Quite often, there is an assumption that Western aesthetics are the right/ only lens through which things should be viewed.

The recipe had already been translated. The team should have trusted that the translation was complete, rather than assume it wasn’t. It was that assumption that led to the mix up

Lesson #2: If you suspect some information is missing as part of a production, ask. If you want to include things that aren’t listed, ask.

Museum application: Ask, ask, ask. Don’t assume that the object should be displayed in ways that are typical in the predominant culture. Asking is part of

#3: When the F & W team discovered the error, they listened! Regardless of whatever personal feelings they might have had, they put them aside, focusing on correcting the situation, rather than being right.

Lesson #3: We aren’t omni, everything. We can and will make mistakes, from trying. The fear and shame of making mistakes shouldn’t stop us from exploring new things.

Museum application: When we make mistakes, we must own up to them and accept responsibility for that failure. We must review the points of failure, take immediate corrective action and map a process for ensuring such mistakes aren’t repeated. As part of that, we should explore scenarios where the corrective framework could be applied. We should also shared #Lessonslearned to help others learn, like F & W did.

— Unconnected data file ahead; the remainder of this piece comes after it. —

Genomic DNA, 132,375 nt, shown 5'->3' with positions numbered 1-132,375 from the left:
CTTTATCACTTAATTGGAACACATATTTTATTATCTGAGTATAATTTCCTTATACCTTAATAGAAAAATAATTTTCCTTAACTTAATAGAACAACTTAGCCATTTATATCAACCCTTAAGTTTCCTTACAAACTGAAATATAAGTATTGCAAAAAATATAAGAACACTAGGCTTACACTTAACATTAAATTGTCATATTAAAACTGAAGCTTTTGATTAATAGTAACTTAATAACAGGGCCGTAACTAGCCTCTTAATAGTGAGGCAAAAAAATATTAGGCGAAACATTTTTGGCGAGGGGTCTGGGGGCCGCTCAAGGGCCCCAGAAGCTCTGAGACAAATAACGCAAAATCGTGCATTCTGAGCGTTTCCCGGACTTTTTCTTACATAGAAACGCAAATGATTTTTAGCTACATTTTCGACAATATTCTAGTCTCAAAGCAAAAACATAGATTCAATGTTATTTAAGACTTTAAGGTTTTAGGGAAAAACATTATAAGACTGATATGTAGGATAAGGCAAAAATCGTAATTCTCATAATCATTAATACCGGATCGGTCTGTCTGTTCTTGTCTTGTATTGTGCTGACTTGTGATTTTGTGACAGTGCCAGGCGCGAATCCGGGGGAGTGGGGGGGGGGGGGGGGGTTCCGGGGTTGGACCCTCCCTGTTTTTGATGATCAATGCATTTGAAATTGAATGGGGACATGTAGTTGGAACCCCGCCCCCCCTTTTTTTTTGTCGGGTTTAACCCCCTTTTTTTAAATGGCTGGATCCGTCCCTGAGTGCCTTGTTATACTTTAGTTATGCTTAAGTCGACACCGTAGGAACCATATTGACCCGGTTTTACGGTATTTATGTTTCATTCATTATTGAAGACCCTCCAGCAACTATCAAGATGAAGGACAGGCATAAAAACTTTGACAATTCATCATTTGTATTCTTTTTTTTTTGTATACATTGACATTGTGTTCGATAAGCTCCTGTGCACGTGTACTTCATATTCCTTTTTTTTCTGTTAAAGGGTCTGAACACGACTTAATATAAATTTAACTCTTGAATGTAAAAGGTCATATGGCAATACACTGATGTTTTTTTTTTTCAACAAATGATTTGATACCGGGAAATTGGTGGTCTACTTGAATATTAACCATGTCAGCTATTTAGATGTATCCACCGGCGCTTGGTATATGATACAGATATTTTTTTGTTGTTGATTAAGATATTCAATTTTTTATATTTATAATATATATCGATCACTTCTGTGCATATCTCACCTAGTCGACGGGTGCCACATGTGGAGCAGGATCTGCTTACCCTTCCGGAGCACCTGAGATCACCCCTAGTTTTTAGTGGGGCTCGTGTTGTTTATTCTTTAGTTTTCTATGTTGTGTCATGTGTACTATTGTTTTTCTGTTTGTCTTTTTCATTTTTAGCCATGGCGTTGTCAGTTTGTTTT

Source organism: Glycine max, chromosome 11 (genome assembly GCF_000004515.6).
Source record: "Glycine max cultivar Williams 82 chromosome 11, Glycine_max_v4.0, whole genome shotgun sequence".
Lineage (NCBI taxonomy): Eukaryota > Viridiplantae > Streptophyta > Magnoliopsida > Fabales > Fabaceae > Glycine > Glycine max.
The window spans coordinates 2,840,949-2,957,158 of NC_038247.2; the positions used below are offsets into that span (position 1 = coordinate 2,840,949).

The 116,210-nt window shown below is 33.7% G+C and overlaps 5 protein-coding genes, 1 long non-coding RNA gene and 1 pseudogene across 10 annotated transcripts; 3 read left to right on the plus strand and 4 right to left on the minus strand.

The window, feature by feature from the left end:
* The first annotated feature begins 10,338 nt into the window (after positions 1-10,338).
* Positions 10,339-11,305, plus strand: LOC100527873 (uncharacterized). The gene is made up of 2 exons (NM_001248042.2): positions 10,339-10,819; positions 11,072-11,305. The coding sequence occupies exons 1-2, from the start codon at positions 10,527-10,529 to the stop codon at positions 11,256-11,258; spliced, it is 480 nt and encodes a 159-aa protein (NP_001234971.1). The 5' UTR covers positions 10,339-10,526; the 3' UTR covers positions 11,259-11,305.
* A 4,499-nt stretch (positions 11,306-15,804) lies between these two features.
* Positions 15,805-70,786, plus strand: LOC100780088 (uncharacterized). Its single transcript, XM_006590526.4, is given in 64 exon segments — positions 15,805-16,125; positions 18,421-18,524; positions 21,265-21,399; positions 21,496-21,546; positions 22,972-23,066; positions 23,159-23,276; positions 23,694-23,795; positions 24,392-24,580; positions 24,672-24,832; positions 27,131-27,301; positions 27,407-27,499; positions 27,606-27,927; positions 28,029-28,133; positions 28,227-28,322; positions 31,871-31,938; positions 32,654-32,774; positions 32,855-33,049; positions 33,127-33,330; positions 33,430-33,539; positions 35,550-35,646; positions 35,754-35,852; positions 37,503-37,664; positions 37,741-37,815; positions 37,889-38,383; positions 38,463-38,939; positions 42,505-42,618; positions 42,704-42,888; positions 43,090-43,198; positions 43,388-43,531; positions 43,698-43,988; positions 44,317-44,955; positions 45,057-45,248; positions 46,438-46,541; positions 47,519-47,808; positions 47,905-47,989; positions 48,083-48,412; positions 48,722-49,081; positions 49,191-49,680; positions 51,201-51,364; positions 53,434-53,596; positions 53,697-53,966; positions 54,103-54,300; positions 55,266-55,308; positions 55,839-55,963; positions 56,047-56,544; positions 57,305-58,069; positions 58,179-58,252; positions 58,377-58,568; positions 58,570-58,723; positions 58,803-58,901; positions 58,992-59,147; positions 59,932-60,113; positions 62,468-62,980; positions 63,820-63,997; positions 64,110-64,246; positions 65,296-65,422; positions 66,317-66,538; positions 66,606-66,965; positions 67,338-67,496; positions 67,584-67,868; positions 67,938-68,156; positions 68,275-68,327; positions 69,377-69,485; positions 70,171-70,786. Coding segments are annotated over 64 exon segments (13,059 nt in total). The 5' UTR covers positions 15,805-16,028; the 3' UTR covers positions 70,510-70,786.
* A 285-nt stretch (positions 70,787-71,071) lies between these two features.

In reviewing their approach, I observed 5 things they had done which were important in making amends.

Talking about the 5 A: Acknowledge, Apologize, Appreciate, Agree, Awareness

#4. The team at F&W outlined a framework with which they would evaluate future recipes from various cultures. It is a solid next step.

“As part of sharing this discussion, we are recommitting to what we refer to as the four Cs when commissioning culturally important recipes: Collaboration, Consent, Credit, and Context.”

Lesson #4:

So, what might the 4Cs look like in practice, particularly from the discussion the F & W team had with Norma Listman and Saqib Keval, the chefs and owners of Masala y Maíz in Mexico City.

  • Collaboration: involve knowledge holders, unbiased sources and references

  • Consent: obtain permission from whom it is required

  • Credit: Find the primary sources, pay homage to the origins, support, references

  • Context: include and respect all aspects of the history and tradition. Don’t assume, ignore, imagine or falsely present.

Museums must:

  • we need to take the same care we do in handling objects with handling the stories which define and accompany them

  • In the desire to communicate simply, we must not dumb down. We harm both the culture we are projecting by adopting a reductive approach which erodes history and tradition and we harm our audience by assuming a lack of comprehension that would prevent them from understanding the larger context

  • The role of Museums and Cultural centres should be as mediators, as platform providers - fair, open, just, and not as biased space holders whose focus is on heroing certain narratives. Be bold, be courageous, be pioneers and please, don’t let us wait another hundred years experiencing the same controversies and injustices

  • Learn to have crucial conversations and learn to learn from them.